Even in bankruptcy, the creative energy has not stalled at Henninger Media Services Inc. Inside the company's Arlington headquarters one recent morning, jeans-clad workers hunkered over computers to tweak sound effects and video graphics for documentaries and films.
But more is at hand than just the day's work at Henninger, one of the region's largest post-production houses. The 150-employee company is consolidating its operations, moving workers and equipment from its Georgetown office to Arlington and another location in the District. After working out a deal with its creditors, it will emerge from Chapter 11 this spring after submitting its reorganization plan next month -- if all goes according to plan.
Henninger's production work has been seen on such TV channels as PBS and Animal Planet and it has done on-site voiceover work with celebrities, including Sandra Bullock. This summer, though, it became a prominent example of how firms that feed off the advertising business have struggled.
Many factors led to the company's Chapter 11 filing on July 15. Clients cut back on their marketing spending, slowing down the production of 30-second commercials in the company's Richmond office, which specializes in advertising, Henninger officials said. Increasingly cheaper prices for technology, such as the popular Avid editing system, has led some of Henninger's clients, including Silver Spring-based Discovery Communications, to take some post-production work in-house.
But Henninger officials said the biggest blow came from the Sept. 11, 2001, attacks. Henninger's New York division, Henninger Tools, sat six blocks from the World Trade Center and lost business as New York floundered. Henninger founder Rob Henninger, 55, and actor Robert DeNiro formed the division in 1992 to provide equipment, such as a technology called nonlinear, random-access editing, that was used to produce such films as "A Beautiful Mind," "Casino" and "Independence Day." The company shuttered the New York office in August and four staffers were laid off.
"That was the last straw" that led Henninger to bankruptcy, said Steven J. Schupak, 44, Henninger's vice president of strategic marketing and business development. The company had assets of $15.6 million and liabilities of $14.5 million as of Nov. 30 and sales of $850,000 in the month ended Nov. 30, according to bankruptcy court documents.
Henninger is rebuilding itself internally and externally. The firm will move about 30 workers and facilities, including three graphic design suites, to its 75-employee Arlington office, and editing and audio suites will be transferred to Henninger's 17th Street subsidiary in the District, Schupak said. Most of the transition will be finished by February, and no employees will remain in the Georgetown site, whose lease will terminated, he said.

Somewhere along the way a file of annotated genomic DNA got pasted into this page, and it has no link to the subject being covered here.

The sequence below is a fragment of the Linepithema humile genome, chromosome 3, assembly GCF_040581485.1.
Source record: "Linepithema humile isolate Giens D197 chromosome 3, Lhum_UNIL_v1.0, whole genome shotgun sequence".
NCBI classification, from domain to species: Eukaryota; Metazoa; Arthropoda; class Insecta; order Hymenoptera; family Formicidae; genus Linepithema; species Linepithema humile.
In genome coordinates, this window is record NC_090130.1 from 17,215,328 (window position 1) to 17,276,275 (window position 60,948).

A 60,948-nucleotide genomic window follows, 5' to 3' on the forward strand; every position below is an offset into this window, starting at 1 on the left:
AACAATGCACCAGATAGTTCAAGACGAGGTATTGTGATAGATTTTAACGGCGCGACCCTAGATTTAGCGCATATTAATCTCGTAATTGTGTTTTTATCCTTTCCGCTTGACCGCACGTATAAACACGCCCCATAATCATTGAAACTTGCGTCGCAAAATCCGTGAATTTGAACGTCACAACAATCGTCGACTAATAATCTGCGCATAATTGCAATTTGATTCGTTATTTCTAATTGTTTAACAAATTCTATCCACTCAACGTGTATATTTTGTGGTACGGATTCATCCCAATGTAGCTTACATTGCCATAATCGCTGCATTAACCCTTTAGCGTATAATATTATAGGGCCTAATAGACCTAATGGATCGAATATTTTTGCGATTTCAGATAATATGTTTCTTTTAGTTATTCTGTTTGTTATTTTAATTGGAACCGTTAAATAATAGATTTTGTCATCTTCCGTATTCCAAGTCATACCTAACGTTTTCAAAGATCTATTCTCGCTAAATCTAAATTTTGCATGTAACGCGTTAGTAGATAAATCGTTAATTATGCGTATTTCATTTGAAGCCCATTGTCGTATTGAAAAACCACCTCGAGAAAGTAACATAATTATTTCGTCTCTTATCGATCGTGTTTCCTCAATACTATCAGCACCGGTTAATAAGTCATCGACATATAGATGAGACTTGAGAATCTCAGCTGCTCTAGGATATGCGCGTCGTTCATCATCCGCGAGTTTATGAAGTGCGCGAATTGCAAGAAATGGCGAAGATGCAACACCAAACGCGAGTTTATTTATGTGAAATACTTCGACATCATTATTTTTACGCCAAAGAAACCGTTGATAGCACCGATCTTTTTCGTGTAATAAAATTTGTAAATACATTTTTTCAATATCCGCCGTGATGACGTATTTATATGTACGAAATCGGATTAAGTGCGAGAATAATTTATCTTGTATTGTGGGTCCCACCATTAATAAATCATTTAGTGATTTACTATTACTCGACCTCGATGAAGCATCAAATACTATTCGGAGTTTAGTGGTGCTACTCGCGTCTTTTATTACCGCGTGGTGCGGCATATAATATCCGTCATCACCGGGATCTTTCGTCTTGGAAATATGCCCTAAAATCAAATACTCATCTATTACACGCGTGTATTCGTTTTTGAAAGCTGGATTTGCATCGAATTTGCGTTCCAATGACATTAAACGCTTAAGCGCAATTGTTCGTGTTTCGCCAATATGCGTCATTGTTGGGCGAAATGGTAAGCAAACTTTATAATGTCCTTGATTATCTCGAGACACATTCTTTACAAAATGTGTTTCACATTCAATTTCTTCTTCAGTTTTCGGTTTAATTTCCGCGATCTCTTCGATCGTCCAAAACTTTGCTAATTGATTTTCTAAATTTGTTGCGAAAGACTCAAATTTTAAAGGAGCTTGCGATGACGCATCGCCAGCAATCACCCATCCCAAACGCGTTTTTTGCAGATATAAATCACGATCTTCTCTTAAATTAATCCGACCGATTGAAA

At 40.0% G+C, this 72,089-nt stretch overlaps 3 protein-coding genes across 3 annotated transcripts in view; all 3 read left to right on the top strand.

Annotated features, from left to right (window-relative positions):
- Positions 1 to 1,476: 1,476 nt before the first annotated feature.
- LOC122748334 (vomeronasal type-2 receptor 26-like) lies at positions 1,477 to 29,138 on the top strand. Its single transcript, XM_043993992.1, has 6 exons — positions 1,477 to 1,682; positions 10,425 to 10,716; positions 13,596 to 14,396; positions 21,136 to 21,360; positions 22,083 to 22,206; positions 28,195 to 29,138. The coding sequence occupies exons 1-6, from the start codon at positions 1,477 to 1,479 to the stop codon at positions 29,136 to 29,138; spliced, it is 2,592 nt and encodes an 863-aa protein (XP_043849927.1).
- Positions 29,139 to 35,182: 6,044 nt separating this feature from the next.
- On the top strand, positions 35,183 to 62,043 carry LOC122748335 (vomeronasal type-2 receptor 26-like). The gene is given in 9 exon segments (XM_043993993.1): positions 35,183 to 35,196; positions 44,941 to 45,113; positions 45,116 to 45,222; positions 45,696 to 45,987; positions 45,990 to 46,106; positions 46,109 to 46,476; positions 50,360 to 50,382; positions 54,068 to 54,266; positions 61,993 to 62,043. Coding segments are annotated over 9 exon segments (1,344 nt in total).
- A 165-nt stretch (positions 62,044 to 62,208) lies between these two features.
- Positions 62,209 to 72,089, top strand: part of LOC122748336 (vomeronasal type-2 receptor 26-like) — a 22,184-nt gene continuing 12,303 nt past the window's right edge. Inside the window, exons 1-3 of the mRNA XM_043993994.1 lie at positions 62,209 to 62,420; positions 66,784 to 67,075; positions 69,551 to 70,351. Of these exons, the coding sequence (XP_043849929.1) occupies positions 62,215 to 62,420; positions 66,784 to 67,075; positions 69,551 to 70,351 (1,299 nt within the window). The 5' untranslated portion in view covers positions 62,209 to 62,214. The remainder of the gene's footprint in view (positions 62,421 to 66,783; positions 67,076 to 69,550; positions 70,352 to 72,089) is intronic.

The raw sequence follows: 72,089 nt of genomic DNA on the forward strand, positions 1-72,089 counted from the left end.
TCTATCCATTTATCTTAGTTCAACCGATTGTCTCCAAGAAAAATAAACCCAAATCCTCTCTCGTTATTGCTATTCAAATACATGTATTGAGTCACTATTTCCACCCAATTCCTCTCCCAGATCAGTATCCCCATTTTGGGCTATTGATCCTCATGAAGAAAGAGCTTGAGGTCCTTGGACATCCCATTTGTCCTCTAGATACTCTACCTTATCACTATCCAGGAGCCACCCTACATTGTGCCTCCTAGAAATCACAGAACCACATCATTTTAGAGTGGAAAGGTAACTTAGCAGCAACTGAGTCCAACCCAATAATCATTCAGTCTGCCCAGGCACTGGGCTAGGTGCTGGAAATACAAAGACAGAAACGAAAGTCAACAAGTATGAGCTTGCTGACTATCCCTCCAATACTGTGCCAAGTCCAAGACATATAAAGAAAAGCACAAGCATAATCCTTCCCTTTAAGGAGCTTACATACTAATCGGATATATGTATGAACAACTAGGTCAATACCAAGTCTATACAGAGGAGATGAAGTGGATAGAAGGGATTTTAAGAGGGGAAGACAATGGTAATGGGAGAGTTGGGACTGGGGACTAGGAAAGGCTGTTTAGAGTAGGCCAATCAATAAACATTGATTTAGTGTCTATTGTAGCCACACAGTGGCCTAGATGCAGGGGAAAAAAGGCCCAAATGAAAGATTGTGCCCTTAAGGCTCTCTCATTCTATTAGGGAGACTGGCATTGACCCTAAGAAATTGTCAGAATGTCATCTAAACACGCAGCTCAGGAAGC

Amid the construction to expand space there, the Arlington headquarters still looks like a production creator's playland with individually decorated editing, music recording and audio suites with such accents as incarnadine-painted walls, halogen lamps and a glossy ebony Weinbach piano. During work breaks, employees can entertain themselves with a foosball table, a snack bar and a jukebox.
The sanguine atmosphere aside, the firm's overall projects have fallen about 20 percent in recent years. In Henninger's fourth quarter ended Oct. 31, the company earned $861,000 on $6.04 million in revenue, company officials said. The company's fiscal 2002 revenue was $20.4 million.
The company has targeted new government clients and hired a government contracting veteran as a sales executive.
Other post-production firms have looked at Henninger as a litmus test for the still-embattled industry. The past few years have brought closures, downsizings and business strategy changes for other companies. In 2000, Richmond-based Park Production closed its District office, laying off the entire staff. On its Web site, Waveworks Digital Media of Arlington is advertising a fire sale of its furniture, electronics and other assets to prepare for its move next month to a smaller office in McLean, after losing more than a quarter of its staff.